A couple who held vulnerable people as slaves and forced them to do nearly 1 million pounds of work for free have been jailed for a total of 25 years.
Maros Tancos and Joanna Gomulska, both 46, were the leaders of a modern-day slavery and human trafficking operation in Bristol.
They persuaded dozens of vulnerable people to travel from Slovakia to work for them at a city laundromat.
Tancos would use its connections to orphanages and camps in Slovakia to recruit victims and promised them transportation, a place to live and food, and a better life.
The victims were told that they would keep half of their salary each month, while the other half would go to food and cost of living.
But on arrival, the victims were held in misery in the couple’s three-room home in Brentry Lane, Bristol, and forced to work for free.
They said they were locked inside the house and had identity documents and cell phones taken from them.
Tancos’ accomplice, Gomulska, helped with arrangements to transport workers to Britain.
She would take their identity documents and only release them when they were needed for applications such as. national insurance numbers or bank accounts.
Gomulska would accompany the victims to appointments and would act as an interpreter before taking their bank cards and pin numbers.
The victims work at Tanco’s car wash business during the day and were then sent out to other jobs at night.
These included catching chickens, packing milk or sorting packets.
NCA investigators found that Tancos and Gomulska failed to pay a minimum of £ 923,835 in wages, based on calculations of what they would have earned on minimum wage for eight hours a day.
The couple also transferred nearly £ 300,000 from their victims’ accounts, which they earned while working on the secondary jobs.
All the money was spent on Tancos and Gomulska’s living expenses, gambling online or at casinos and on used cars.
The victims said the Tancos would be violent towards them, and some described being threatened or hit.
They said they were too scared to leave the property and on many occasions were locked inside.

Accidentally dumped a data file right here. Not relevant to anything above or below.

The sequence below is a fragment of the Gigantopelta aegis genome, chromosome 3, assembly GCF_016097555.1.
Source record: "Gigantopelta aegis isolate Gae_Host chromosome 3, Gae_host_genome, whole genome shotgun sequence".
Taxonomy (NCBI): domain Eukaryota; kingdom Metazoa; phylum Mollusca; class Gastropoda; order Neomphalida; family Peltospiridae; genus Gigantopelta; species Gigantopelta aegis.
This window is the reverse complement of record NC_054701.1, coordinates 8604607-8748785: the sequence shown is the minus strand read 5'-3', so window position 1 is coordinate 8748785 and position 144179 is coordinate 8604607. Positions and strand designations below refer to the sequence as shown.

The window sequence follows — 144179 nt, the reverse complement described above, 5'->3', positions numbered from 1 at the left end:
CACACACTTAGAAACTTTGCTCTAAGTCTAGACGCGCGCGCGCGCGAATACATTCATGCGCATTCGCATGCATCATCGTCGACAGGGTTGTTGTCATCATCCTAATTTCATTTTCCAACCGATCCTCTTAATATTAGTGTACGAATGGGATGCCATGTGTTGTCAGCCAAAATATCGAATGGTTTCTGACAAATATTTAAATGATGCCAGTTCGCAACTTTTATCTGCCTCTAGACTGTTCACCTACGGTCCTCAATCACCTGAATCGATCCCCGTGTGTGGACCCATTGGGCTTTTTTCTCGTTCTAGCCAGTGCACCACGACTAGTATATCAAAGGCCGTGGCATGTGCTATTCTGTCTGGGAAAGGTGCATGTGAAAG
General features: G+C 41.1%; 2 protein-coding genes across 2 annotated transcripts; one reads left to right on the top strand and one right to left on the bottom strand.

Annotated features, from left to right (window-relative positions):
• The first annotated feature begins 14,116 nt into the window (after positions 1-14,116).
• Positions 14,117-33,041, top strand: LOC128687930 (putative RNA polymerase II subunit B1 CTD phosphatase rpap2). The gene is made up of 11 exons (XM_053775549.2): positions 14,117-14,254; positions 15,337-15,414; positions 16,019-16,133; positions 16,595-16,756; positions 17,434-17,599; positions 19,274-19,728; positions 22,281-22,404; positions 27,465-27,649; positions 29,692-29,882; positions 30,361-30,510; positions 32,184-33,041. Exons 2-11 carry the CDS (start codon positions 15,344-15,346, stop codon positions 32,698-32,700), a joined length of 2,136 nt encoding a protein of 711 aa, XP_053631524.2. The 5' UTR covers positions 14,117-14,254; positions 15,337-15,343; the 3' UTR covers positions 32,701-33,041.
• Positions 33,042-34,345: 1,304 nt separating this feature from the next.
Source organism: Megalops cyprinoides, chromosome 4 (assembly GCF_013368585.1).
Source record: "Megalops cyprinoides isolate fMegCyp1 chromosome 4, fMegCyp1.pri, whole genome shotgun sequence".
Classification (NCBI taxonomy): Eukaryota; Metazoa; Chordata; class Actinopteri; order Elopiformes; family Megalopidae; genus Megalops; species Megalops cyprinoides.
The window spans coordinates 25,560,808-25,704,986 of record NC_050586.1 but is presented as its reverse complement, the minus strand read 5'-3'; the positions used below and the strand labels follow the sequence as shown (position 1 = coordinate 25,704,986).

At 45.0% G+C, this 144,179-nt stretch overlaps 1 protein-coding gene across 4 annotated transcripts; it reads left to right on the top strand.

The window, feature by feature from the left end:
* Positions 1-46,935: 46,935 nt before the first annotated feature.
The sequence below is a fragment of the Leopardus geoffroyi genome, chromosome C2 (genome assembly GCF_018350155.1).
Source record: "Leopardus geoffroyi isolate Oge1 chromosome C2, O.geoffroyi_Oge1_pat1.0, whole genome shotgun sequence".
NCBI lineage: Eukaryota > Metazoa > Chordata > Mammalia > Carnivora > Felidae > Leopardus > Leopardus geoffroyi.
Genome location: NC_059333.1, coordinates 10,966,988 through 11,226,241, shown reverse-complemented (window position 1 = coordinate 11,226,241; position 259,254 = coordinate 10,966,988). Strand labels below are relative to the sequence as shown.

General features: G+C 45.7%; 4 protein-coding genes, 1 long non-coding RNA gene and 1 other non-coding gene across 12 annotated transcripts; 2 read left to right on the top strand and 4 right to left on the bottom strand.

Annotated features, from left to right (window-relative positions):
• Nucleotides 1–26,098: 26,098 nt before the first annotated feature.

The Danish Criminal Agency (NCA) officers started an investigation in 2017 and traced Tanco’s and Gomulska’s violations back to 2010.
The couple were kept under surveillance as they transported their victims to and from the car wash and to other manual roles around Bristol.
A total of 42 victims were interviewed by specialists, and 29 testified about the assaults they were subjected to in court.
The victims described their time with the defendants as “catastrophic” and said they were humiliated, hit and punished by the Tancos.
Another described that she returned to Slovakia when she became pregnant, where her child was born malnourished and had epileptic seizures because she had no money to bring back from Britain for food.
One victim described the house as a “gate to hell” and said they were not allowed to leave it.
They said, “The only thing I knew was work. All the time I thought I was a slave there. I thought there was no way back.”
Tancos and Gomulska denied a number of violations of modern slavery and human trafficking, but after a trial that lasted nearly three months and with evidence from 15 victims, they were convicted in April 2022.
They were convicted at Bristol Crown Court on Wednesday. Tancos was jailed for 16 years and Gomulska for nine. Tancos were also made the subject of an order to prevent slavery and human trafficking.
Judge Martin Picton praised the NCA team for their work, saying defendants would have to serve at least two-thirds of their sentences before being eligible for release, instead of the usual half.
NCA Department Chief Colin Williams said: “Our investigation has put these two cruel addicts behind bars for a long time. Tanco’s and Gomulska’s vulnerable victims were held captive and treated with utter contempt despite promises of a better life in the UK.
“Witness testimonies from the victim showed the mental and physical scars they still carry after their treatment of the couple.
“Tackling human trafficking and modern-day slavery is a high priority for the NCA, and we hope this outcome will bring some closure to the victims.”
Secretary of Defense Rachel Maclean said: “Tackling modern slavery is a top priority for me and we must ensure that victims get the support they need to start rebuilding their lives and that criminals who cruelly exploit people for commercial purposes gain, prosecuted.
“We have given law enforcement agencies the powers and resources to take on gangs profiting from modern slavery, and thanks to the incredible work of the NCA, these criminals have now been brought to justice.”